Images were uploaded to Edge Impulse studio, under the Data acquisition tab:

But wait, how could I identify anomalous states without recording any anomalous behavior? Through the magic of Photoshop of course!

Going into this project I knew I wanted to equate anomalous behavior with hot spots that occurred away from any known hot points (like the aforementioned pressure relief area). By 'shopping in some hot spots, I created an additional set of images that might represent anomalies - giving me a set of four states:

2) Create an Impulse

In Edge Impulse speak, an impulse "takes raw data, uses signal processing to extract features, and then uses a learning block to classify new data". My impulse was comprised of the following processing and learning blocks:

3) Train the Model

Using the default options provided, I trained my ML model based on the aforementioned dataset and configuration. The initial output of this process showed me that my model was going to be remarkably accurate (the testing is based on Edge Impulse pre-allocating a subset of images to a "training" dataset).

A fantastic "feature explorer" also helps you to identify any mislabelled images before you use the model in any real world setting.

And that's all it took for me to initialize and train a TinyML model with Edge Impulse!

Next up, I needed to configure the Raspberry Pi Zero, install a few requisite software packages, download the ML model, and get to writing some Python to wire it all up!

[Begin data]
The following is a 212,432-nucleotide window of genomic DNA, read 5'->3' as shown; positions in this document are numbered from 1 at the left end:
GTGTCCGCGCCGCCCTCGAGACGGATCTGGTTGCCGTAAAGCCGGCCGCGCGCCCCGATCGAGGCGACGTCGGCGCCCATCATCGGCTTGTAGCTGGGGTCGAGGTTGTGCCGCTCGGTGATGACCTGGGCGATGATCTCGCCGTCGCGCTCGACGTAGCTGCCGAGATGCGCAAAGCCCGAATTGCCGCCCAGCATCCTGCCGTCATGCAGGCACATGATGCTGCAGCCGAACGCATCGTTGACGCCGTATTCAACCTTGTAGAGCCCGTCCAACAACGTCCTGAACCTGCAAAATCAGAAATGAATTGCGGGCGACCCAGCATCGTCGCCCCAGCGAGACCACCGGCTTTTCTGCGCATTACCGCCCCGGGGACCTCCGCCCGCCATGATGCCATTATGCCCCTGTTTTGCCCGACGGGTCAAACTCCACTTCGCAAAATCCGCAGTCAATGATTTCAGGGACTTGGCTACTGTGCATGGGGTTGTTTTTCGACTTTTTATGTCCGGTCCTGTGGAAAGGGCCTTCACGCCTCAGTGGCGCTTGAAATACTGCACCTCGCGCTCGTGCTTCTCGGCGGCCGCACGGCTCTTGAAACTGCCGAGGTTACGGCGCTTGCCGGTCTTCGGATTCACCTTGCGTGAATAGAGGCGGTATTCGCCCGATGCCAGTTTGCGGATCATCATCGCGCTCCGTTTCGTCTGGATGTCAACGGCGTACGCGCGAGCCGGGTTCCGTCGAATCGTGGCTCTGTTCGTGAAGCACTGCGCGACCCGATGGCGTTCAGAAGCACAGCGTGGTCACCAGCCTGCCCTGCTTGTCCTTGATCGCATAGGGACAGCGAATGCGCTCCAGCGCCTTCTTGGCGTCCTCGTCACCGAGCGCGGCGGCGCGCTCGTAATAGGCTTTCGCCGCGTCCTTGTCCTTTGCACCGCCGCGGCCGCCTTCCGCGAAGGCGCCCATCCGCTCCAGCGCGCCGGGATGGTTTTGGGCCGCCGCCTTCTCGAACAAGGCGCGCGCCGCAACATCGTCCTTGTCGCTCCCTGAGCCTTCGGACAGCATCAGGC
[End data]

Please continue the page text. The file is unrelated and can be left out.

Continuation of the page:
Setting Up the Pi 🥧

Every time I start a new project on my Pi, I like to make sure all of the installed packages are up-to-date with:

sudo apt update
sudo apt full-upgrade
sudo apt clean

Setting Up the Pi for Machine Learning

I then needed to install some dependencies to use the Edge Impulse runner on the Pi. Note that the instructions provided are for the Raspberry Pi 4, but they ran smoothly for me on the Pi Zero 2!

To connect this device to Edge Impulse (which is needed to download the generated ML model file), I needed to run:

edge-impulse-linux --disable-camera

The --disable-camera flag is used if your Pi does not have a camera module attached to it.

I installed the Linux Python SDK for Edge Impulse. For some reason, on the Pi Zero I had to install the dependencies listed under the "Raspberry Pi" section separately, so YMMV 🤷.

The last Edge Impulse step involved running this command to build and download the Machine Learning model file (modelfile.eim) to the Pi:

edge-impulse-linux-runner --download modelfile.eim

I knew all would be right with the world when I saw this output in the terminal:

[RUN] Downloading model...

Setting Up the Pi for the Thermal Camera

One trick with using the MLX90640 on the Raspberry Pi is the adafruit_blinka library. This translates the CircuitPython hardware API to whatever library the Pi provides. The advantage here is any code that runs on CircuitPython will run smoothly on a Raspberry Pi!

You can (and should) review the full setup instructions provided by Adafruit. However, they can be boiled down to the following terminal commands:

cd ~
sudo pip3 install --upgrade adafruit-python-shell
sudo python3

The adafruit-circuitpython-mlx90640 can then be installed via pip:

sudo pip3 install adafruit-circuitpython-mlx90640

Setting Up the Pi for Cellular

The only other dependencies to be installed were the Python SDK for the cellular Notecard (and python-periphery for the Pi to communicate with the Notecard over I2C):

pip3 install note-python python-periphery

All the Python Codez 🐍

With the hardware assembled, TinyML model created, and software dependencies installed, it was time to write some Python.

NOTE: All of the code used for this project is available in this GitHub repository.